The Inside Dope on the New Google Health Service
After the usual lengthy alpha phase--and more than a little hullaballoo over potential privacy concerns--Google Health has launched. While it remains to be seen whether entrusting your personal health records to Google is ultimately a good idea, the service does offer some value as a convenient online place to store and manage your health information. So rather than join the fray in debating whether or not you should actually give Google Health a try, I'll just take you on a tour of the service and leave your health care privacy decisions up to you.
If you already have a Google account for Gmail, Picasa Web Albums, or another of the company's vast array of services,
By default, Google Health will use your log-in name as your profile name. If you'd rather use your actual name (which will make your identity clearer to a doctor who looks at your printed profile later), click Settings, click your profile name, type your preferred name, and press Enter. When you're done, click Save changes and then click your updated profile name at the top of the left menu column to return to your main profile page.
To fill in your personal statistics, such as height, weight, birthdate, and so on, click Age, sex, height... under Profile Details on the left. Click Save when you've entered all of the pertinent data.
Unless you're among the tiny handful of people whose medical services already exist in digital form and whose health care organization is ready to share them
In the 'Add to this profile' screen, you can enter any medical conditions, medications, allergies, procedures, test results, and immunizations relevant to your health. The interface is quite straightforward. Click the appropriate tab at the top of the screen, and then start typing the name of your condition, allergy, or what-have-you into the text field. Google Health will attempt to auto-complete your entry, showing you a list of possible matches. When you find the one you want to enter, click it and then click the +Add button. Alternatively, you can slog through the alphabetized list of choices beneath. Do this for all of the conditions, procedures, allergies, and so on that you'd like to enter.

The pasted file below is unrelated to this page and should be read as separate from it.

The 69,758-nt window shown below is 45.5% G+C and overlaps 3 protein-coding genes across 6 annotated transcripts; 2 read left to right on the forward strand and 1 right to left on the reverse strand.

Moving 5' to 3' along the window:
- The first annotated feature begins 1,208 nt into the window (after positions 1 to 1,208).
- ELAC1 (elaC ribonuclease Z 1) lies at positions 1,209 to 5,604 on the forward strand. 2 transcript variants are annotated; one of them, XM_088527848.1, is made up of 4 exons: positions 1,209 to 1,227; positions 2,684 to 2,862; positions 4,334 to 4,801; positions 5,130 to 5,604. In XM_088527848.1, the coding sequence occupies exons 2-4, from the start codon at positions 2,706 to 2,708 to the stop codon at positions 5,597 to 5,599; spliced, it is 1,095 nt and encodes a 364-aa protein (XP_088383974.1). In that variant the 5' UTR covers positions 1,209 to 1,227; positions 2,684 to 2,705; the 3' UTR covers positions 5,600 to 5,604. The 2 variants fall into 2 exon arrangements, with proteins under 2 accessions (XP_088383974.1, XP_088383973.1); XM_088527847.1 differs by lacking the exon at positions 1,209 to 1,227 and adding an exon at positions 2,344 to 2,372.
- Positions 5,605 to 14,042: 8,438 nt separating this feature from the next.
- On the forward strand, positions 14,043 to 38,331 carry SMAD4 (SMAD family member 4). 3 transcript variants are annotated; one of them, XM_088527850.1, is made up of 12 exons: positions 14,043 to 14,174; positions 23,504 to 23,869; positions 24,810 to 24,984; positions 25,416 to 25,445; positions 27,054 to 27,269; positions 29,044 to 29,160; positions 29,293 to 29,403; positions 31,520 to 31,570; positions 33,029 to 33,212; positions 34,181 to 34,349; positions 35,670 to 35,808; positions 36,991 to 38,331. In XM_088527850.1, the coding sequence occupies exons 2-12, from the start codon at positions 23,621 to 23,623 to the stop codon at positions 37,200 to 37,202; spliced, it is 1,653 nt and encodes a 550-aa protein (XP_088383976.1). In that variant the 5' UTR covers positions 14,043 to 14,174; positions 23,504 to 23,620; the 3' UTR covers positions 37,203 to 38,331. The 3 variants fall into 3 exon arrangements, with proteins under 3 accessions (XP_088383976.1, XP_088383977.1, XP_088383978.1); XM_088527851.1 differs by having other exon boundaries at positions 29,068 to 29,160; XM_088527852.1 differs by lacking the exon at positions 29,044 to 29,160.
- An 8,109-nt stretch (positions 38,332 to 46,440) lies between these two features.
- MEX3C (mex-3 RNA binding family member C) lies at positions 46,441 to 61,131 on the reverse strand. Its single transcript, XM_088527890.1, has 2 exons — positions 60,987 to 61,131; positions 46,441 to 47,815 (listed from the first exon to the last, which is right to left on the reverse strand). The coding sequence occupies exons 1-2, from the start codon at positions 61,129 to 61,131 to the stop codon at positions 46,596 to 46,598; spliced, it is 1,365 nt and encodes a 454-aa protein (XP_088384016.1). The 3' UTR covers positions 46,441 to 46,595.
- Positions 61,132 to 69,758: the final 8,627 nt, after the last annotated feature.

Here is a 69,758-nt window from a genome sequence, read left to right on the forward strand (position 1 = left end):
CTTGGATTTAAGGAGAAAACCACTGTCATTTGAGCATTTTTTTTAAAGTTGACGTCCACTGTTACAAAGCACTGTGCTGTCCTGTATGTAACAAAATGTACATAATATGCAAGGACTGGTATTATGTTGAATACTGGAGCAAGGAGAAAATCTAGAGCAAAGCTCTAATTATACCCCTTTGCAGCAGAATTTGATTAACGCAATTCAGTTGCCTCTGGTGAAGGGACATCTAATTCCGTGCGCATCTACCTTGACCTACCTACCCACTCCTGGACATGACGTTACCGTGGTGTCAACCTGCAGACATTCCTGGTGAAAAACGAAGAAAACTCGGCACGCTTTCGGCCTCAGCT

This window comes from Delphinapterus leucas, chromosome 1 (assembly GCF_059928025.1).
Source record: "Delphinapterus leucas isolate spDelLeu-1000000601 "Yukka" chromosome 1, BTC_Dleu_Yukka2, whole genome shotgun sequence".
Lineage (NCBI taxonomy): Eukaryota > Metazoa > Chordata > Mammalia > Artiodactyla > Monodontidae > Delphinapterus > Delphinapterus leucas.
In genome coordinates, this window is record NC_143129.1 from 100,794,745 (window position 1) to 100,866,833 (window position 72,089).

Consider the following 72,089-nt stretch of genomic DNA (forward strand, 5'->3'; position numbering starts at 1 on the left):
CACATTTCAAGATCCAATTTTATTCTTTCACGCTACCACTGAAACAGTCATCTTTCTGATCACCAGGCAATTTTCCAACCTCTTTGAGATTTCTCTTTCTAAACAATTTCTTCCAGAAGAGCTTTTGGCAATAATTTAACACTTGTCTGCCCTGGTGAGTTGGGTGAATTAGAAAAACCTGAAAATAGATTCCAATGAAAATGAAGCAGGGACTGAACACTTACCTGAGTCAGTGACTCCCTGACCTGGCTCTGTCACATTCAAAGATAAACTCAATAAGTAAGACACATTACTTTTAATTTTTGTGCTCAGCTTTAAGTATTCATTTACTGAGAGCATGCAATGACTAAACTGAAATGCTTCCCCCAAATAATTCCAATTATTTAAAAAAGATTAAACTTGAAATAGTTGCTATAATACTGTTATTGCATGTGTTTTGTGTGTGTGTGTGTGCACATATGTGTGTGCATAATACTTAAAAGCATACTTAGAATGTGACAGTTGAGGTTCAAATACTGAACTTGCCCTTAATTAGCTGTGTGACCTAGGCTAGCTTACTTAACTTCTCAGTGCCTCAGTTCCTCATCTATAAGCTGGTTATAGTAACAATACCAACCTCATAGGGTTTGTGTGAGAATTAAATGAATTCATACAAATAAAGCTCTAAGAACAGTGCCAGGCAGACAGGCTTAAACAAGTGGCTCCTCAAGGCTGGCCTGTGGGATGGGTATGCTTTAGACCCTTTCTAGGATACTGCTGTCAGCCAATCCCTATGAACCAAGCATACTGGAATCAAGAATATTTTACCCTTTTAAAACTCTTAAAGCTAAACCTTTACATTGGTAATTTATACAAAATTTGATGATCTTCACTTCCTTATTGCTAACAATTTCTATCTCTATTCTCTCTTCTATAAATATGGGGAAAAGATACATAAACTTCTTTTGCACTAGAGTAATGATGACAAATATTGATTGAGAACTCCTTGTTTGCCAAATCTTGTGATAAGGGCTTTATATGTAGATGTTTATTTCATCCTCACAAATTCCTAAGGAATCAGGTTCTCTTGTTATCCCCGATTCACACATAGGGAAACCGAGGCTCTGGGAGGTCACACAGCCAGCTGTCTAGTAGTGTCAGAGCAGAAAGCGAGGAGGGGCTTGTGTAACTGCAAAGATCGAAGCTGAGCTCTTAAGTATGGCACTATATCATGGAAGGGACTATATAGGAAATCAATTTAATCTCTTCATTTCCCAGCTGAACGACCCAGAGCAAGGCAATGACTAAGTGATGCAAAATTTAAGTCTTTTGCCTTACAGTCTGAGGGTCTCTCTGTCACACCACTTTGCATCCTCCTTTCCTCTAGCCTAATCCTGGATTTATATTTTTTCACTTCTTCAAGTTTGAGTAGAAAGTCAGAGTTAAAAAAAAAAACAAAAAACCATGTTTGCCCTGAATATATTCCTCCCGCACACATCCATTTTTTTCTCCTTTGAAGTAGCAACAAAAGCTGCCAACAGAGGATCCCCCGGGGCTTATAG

In the not-so-distant future, every health care company you deal with--from your hospital to your insurance company to your corner pharmacy--may begin linking to sites like Google Health so you can automatically import all of their records about you and share the data
Once you have entered the names of any drugs you are taking or have imported prescription information from a linked pharmacy, Google Health will scout for potentially dangerous drug interactions and alert you by placing either a hexagon or a triangle with an exclamation point beside the Drug interactions link in the left menu. The service will also alert you to any notices from your linked service providers.
Find Your Doctors
You can add your family practitioner, surgeons, or other doctors you visit to your profile by clicking--what else?--Find a doctor in the left menu. Choose a type of practice from the drop-down list, type your doctor's name in the search field, and click the Search button. When you locate the doctor you're looking for, click Save to medical contacts to add that person
Add Emergency Contacts
To round out your profile, add an emergency contact by clicking Medical Contacts and choosing Create a contact from the next screen. Enter your spouse, parents, or any other person you'd like a physician or hospital to notify in the event of an emergency, and include as many detailed notes as possible about the persons to be contacted,
Print It Out
Once you've entered all of the relevant data into Google Health, all that remains is to keep it updated and to choose Print from the upper-right corner of the screen whenever you want to print out a fresh copy for your health care provider, family members, or anyone else you'd like to entrust with your data.